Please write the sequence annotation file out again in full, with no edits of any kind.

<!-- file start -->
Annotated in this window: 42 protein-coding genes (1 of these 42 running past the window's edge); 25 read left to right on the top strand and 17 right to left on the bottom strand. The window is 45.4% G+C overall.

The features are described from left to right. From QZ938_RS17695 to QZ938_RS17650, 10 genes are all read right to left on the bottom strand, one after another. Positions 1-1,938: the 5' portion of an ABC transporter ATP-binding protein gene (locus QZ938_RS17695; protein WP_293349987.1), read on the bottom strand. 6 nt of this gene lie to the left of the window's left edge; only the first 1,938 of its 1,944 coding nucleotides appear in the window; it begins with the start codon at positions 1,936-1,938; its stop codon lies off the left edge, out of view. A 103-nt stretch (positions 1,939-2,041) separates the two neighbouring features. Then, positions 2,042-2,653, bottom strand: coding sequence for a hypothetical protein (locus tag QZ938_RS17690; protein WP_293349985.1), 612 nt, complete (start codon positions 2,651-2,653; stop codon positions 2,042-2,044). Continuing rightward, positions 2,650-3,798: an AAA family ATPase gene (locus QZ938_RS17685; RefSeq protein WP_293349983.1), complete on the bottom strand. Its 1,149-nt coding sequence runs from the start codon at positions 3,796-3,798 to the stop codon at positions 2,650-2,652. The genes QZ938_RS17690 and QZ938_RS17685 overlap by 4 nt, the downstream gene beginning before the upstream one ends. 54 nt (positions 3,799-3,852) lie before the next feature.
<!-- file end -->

Annotated in this window: 42 protein-coding genes (1 of these 42 running past the window's edge); 25 read left to right on the top strand and 17 right to left on the bottom strand. The window is 45.4% G+C overall.

The features are described from left to right. From QZ938_RS17695 to QZ938_RS17650, 10 genes are all read right to left on the bottom strand, one after another. Positions 1-1,938: the 5' portion of an ABC transporter ATP-binding protein gene (locus QZ938_RS17695; protein WP_293349987.1), read on the bottom strand. 6 nt of this gene lie to the left of the window's left edge; only the first 1,938 of its 1,944 coding nucleotides appear in the window; it begins with the start codon at positions 1,936-1,938; its stop codon lies off the left edge, out of view. A 103-nt stretch (positions 1,939-2,041) separates the two neighbouring features. Then, positions 2,042-2,653, bottom strand: coding sequence for a hypothetical protein (locus tag QZ938_RS17690; protein WP_293349985.1), 612 nt, complete (start codon positions 2,651-2,653; stop codon positions 2,042-2,044). Continuing rightward, positions 2,650-3,798: an AAA family ATPase gene (locus QZ938_RS17685; RefSeq protein WP_293349983.1), complete on the bottom strand. Its 1,149-nt coding sequence runs from the start codon at positions 3,796-3,798 to the stop codon at positions 2,650-2,652. The genes QZ938_RS17690 and QZ938_RS17685 overlap by 4 nt, the downstream gene beginning before the upstream one ends. 54 nt (positions 3,799-3,852) lie before the next feature.